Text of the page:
Quiznos franchisees want debt deal closure
Quiznos franchisees said Thursday they were eager to see resolution of a reported debt restructuring deal that would bring in new ownership for the beleaguered sandwich chain.
The Wall Street Journal reported Thursday that Quiznos’ largest lender is driving a plan to cut the chain’s more than $870 million debt load by about $281 million in a debt-for-equity swap with hedge fund Avenue Capital Group.
If approved by other creditors, the deal would give Avenue Capital a more than 70-percent ownership stake in the chain. The hedge fund is controlled by billionaire Marc Lasry, according to the report.
If creditors do not approve, however, the chain could face a prepackaged bankruptcy, according to unnamed sources in the Wall Street Journal report.
A spokeswoman for Quiznos on Thursday said the company had no comment on the reported details, but company officials earlier this year had confirmed a debt-for-equity swap was in the works, though no investor was identified.
According to Keith Rentschler, president of Quiznos’ Independent Franchise Association, or QZFA, Quiznos corporate officials had not confirmed any details from the Wall Street Journal account internally, but the news was encouraging.
“We, as the representatives of the QZFA, are actually excited to see the potential of this process moving forward,” Rentschler said. “Should the debt restructuring plan proceed as written to completion, we look forward to working with Mr. Lasry and his company.”
The Denver-based chain earlier this year hired law firm Paul Weiss Rifkind Wharton & Garrison LLP and investment firm Moelis & Co. to look at restructuring finances and operations.
Rentschler said franchisees within the system have been waiting for months to hear confirmation from the franchisor of the long-rumored debt restructuring.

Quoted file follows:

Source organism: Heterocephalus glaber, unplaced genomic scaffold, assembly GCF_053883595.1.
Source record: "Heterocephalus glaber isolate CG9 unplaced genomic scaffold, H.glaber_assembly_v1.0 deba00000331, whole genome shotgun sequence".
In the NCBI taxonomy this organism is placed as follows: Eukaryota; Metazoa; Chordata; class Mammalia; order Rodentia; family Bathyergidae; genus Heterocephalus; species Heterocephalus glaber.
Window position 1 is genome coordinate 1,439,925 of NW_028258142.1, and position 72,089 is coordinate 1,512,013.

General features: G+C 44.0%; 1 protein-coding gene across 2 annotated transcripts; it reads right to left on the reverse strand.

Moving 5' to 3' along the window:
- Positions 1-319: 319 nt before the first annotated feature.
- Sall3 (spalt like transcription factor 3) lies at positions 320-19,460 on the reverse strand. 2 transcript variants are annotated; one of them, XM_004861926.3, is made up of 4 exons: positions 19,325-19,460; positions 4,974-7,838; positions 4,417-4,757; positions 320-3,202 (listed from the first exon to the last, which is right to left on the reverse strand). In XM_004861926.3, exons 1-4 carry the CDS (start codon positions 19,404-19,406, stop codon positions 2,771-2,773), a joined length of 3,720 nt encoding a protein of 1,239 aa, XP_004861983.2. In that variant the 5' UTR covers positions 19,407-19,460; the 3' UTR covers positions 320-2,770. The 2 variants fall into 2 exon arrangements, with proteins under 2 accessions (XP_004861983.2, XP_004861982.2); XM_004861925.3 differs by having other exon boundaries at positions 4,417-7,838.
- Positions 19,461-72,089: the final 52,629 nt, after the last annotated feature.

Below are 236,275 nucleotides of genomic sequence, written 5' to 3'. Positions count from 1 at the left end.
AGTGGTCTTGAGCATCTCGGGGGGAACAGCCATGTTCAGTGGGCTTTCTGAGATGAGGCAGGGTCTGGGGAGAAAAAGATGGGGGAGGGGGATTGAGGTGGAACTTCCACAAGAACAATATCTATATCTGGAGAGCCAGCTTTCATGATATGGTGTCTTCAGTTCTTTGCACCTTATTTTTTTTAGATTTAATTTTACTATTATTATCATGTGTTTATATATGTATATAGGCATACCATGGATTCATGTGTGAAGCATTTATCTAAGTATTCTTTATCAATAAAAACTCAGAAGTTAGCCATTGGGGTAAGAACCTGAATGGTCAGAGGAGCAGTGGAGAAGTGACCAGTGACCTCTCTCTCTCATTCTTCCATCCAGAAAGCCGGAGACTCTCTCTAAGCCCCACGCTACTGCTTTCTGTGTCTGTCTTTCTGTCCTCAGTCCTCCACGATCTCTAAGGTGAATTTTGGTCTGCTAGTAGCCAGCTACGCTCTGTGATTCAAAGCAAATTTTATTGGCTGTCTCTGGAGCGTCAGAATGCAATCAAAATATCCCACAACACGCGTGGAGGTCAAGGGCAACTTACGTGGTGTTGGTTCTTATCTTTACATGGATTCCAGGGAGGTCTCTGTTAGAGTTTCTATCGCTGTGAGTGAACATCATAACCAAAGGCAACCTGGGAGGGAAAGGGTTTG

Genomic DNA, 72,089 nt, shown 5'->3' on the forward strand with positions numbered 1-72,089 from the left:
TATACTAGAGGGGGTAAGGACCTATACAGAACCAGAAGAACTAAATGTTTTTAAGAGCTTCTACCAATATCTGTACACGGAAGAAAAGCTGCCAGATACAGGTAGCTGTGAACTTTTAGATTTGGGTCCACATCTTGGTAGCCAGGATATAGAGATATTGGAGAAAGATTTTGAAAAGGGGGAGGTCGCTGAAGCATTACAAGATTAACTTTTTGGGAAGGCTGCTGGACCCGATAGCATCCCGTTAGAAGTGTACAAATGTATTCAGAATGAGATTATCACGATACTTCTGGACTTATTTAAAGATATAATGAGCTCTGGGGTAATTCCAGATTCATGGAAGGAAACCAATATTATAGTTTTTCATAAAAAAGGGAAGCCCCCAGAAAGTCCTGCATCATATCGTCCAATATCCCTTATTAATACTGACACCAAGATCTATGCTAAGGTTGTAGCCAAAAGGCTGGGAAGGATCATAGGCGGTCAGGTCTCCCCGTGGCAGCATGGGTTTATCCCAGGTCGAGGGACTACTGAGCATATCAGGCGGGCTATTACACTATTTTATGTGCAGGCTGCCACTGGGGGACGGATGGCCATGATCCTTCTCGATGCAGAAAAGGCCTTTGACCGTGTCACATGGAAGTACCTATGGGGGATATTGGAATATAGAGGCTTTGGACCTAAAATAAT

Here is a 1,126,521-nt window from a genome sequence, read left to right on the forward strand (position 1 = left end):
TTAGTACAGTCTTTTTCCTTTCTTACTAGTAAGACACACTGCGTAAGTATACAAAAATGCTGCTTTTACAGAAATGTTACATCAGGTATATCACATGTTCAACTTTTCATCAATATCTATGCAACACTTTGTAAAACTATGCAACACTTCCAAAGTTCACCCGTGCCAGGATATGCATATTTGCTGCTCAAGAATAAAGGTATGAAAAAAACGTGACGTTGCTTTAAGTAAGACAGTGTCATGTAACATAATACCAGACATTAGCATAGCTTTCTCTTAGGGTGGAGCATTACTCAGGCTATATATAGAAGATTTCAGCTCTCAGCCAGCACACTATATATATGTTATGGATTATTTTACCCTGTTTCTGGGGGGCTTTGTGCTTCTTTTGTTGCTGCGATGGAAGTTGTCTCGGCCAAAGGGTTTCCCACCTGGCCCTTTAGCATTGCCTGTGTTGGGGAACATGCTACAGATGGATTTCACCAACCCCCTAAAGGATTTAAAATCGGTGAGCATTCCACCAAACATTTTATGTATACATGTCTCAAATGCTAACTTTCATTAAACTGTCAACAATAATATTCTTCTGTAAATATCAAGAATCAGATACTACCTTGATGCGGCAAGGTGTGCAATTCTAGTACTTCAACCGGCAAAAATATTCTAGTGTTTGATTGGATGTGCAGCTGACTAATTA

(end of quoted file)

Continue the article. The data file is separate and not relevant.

The operates six Quiznos locations in the St. Louis, Mo., market, added that franchisees are keen to begin work with the franchisor on improving the sandwich brand’s business model and to ultimately create profitability for all involved.
“The business model that exists within the current system is, quite simply, unsustainable, and we have set our sights and energies as an association to concentrate on that basic principle,” he said.
Franchisee Kevin Tackett, past president of the association and operator of eight Quiznos units in Florida, agreed that the franchisee base is “beyond eager for this to be wrapped up so that we can get to the business of fixing the brand.”
Tackett added that “it is very difficult to get the current board to agree to or pay for anything with the change in ownership looming.
“We, the franchises, were told early on that it would all be resolved well before now,” Tackett added. “Many stores remain open only on the hope that it will get better soon, and many of them have run out of time, and money. We all just want it done.”
According to the Wall Street Journal, Quiznos’ current owners, private equity firm CCMP Capital Advisors LLC and Consumer Capital Partners, aren’t likely to get any recovery of their investment.
Under the deal, Avenue would invest $150 million that would be split between paying down senior debt and providing more working capital. Quiznos would use some of the money for a new marketing campaign, the report said.
The remaining $570 million in senior debt would remain in two trenches and come due in about five years.
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